While the financially troubled timber industry in the Northwest "has important and growing markets" in the Middle East, Europe and Australia, its best opportunity today lies in serving the needs of Pacific Rim countries, especially Japan.
This view was presented by C. W. Bingham, senior vice president of the Weyerhauser Co., speaking at a recent Forest Products Conference here. The Pacific Rim countries, Bingham asserted, "are short of softwood materials and they can be served very competitively from the West Coast."
Bingham said that a substantial timber export market began developing "around 1960 as first Japan, and more recently Europe, began to reach the limits of their sustainable annual timber harvests and began to seek new (supply) sources."
By 1970, the speaker noted, Japan was importing 55 percent of its total wood requirement, and by 1980 "its wood deficit had grown to 68 percent." But Bingham warned that timber industry executives should not take export markets, especially Japan, for granted.
"The first principle is to sell what the customer wants to buy," he said. "Probably mix can be changed grdually after confidence is reached that we are reliable suppliers."
The Weyerhauser executive also listed five other steps that must be taken to serve the overseas market successfully:
There must be production in those sizes and qualities of products needed in the marketplace.
There must be demonstrated commitment on the part of U.S. timbermen to providing steady supplies to these markets.
Products for export must be usuable in overseas markets, and marketing approaches must meet the needs of overseas customers.
Political and governmental environments must connote that continuity of supply will be both permitted and encouraged.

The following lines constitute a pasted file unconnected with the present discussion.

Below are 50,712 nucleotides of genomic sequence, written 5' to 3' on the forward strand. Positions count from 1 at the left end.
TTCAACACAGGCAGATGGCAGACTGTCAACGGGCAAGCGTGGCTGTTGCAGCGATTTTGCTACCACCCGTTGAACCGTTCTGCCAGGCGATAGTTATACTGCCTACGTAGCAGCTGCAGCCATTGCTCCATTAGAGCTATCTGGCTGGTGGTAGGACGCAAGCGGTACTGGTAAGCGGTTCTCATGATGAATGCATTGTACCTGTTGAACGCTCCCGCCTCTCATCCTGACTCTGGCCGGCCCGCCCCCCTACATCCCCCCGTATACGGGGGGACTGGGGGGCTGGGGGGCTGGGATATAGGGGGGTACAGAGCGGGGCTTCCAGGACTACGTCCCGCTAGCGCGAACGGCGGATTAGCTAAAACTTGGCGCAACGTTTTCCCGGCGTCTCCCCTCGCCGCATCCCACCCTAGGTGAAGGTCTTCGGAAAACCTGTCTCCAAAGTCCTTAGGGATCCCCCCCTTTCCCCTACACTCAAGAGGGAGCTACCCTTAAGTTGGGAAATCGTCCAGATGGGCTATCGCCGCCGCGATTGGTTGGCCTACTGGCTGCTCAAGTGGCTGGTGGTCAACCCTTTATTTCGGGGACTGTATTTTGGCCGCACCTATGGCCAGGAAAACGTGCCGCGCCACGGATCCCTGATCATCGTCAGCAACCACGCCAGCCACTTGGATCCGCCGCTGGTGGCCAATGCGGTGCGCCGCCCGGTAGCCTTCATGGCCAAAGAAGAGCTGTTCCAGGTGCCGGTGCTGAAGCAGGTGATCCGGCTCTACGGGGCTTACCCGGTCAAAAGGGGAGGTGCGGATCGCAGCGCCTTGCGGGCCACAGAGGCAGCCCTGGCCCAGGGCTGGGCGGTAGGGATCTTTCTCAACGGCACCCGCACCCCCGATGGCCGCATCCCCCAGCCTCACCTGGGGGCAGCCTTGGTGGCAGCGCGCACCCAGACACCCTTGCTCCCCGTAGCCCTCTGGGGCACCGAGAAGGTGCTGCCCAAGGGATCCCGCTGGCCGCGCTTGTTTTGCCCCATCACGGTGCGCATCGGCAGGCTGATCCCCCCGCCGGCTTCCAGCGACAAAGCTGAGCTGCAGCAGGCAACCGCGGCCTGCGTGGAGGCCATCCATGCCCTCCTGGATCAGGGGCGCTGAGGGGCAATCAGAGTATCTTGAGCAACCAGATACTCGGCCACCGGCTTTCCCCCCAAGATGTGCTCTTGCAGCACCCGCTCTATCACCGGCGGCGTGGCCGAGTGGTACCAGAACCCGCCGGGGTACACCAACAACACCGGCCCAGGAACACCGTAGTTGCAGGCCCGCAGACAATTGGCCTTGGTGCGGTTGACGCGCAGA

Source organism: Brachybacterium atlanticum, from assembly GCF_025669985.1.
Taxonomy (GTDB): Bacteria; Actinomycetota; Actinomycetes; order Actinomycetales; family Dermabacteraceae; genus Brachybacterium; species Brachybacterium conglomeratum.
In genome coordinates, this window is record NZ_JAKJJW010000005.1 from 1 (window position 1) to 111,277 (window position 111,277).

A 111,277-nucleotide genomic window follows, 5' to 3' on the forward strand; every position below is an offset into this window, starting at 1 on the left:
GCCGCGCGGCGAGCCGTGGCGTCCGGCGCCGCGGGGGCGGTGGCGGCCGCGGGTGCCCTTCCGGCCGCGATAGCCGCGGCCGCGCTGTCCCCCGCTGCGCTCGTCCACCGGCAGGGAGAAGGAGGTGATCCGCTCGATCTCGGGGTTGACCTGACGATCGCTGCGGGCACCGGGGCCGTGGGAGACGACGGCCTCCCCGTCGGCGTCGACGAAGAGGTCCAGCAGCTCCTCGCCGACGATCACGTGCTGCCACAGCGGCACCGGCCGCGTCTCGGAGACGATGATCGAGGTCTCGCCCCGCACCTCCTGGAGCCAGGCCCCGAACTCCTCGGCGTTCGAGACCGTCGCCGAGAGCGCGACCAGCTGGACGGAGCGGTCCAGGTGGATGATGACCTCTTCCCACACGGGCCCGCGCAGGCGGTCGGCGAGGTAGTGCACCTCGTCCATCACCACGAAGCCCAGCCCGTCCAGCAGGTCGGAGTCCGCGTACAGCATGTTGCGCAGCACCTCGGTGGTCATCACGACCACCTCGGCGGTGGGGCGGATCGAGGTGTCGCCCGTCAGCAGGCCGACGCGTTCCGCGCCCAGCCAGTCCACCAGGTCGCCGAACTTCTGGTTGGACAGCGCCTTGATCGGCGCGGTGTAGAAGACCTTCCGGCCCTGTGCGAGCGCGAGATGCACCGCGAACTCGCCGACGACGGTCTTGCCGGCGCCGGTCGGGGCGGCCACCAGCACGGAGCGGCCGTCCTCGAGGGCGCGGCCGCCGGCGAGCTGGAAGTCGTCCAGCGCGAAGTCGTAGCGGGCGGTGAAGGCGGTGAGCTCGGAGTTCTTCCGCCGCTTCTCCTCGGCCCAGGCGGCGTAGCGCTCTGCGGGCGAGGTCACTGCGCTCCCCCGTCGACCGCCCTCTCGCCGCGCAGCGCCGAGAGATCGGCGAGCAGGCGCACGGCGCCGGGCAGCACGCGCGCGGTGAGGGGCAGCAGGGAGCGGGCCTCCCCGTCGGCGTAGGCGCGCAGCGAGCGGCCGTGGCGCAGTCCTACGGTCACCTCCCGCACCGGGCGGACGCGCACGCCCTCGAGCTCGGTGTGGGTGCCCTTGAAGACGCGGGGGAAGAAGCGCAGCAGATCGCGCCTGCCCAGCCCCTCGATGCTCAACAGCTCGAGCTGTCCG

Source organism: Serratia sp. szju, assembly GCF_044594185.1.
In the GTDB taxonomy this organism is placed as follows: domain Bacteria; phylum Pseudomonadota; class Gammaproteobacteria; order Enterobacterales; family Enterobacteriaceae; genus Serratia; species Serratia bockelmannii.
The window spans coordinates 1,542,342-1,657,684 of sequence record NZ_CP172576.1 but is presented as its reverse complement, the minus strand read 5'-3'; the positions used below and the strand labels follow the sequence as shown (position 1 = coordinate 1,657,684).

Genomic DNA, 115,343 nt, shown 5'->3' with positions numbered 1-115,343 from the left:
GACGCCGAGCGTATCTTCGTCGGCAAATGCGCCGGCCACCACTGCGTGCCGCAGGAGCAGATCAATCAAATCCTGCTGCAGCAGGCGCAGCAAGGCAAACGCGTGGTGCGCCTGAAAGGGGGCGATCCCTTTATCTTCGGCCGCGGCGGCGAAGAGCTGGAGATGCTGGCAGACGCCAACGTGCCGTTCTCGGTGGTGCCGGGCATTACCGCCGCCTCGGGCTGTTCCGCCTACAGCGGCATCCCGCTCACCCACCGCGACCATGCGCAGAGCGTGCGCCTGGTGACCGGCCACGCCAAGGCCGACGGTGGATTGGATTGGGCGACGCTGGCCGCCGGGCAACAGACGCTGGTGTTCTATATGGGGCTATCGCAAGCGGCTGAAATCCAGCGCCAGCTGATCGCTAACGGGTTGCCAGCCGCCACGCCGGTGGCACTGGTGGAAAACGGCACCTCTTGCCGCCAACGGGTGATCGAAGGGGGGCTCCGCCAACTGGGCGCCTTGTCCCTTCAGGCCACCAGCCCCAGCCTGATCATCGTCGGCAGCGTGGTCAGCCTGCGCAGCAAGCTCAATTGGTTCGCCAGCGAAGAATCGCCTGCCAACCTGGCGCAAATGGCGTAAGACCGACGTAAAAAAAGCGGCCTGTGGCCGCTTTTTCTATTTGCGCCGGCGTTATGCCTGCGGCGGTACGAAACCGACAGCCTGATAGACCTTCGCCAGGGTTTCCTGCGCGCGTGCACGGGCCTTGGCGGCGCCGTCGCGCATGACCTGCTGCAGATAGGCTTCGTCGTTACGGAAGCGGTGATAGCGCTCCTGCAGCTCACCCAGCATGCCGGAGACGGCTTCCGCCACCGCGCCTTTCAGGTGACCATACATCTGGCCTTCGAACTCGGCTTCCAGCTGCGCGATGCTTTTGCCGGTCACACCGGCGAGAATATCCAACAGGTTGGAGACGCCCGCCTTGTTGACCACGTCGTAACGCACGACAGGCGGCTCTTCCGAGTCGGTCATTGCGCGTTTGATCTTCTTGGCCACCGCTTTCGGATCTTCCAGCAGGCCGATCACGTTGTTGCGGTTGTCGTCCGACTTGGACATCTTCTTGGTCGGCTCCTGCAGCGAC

Major investments must be made in mills, port facilities and ships to handle the export traffic.
Weyerhauser between 1975 and 1980 made new capital investments of $2.2 billion if Oregon and Washington covering reforestation, road construction, the maintenance, modernization and replacement of existing plants and machines, and new capacity and facilities.
Those investments, Bingham asserted, "were made in large part on the assumption that these (Oregon and Washington) forests and facilities will continue to have access to all markets, for all forest products, in all forms."
He charged that "few Northwest mills have made the investments necessary to serve the lumber export markets effectively."
The Forestry Conference, held under the auspices of the Portland Chamber of Commerce, also heard from Robert H. Keesee, a senior economist for the Georgia-Pacific Corp., W. D. Hagenstein, retired executive vice president of the Industrial Forestry Association, and Dick Worthington, U.S. Forest Service Regional Forester for Oregon and Washington.
All of these speakers touched on the subject of increased cutting of trees on U.S.-owned acreage in the Northwest Kesee said it now is time for the federal government to set the boundaries of recommended wilderness areas "and to release the balance so that the (Forest) Service can move ahead in a program for more effective use of land and timber." "No one wants to eliminate wilderness areas," Keesee emphasized. "What we want and need is an acceleration of the process by which they are determined so that other decisions on the remaining timber and timberlands can be made."
It also is time now, he said, that everyone should realize "the huge costs associated with policies that fail to recognize the value of the timber."
Underscoring this economic importance, Keesee said that in Oregon, for instance, each billon board feet of timber processed in the state means direct or indirect employment for one year of about 27,000 workers.
"Federal timber policies over the next 20 to 30 years are absolutely vital to the economic health of the Northwest."
Hagenstein said of the future of the Northwest timber supply that he was "more optimistic than I've been in a decade" and that it is obvious tha this country is exchanging "a policy of willful waste of our federal forest resources for one of wise conservation through use."
Worthington told his audience that any increase in harvesting of old growth timber in national forests must be accompanied by proper funding or there will be reduced production in those forests.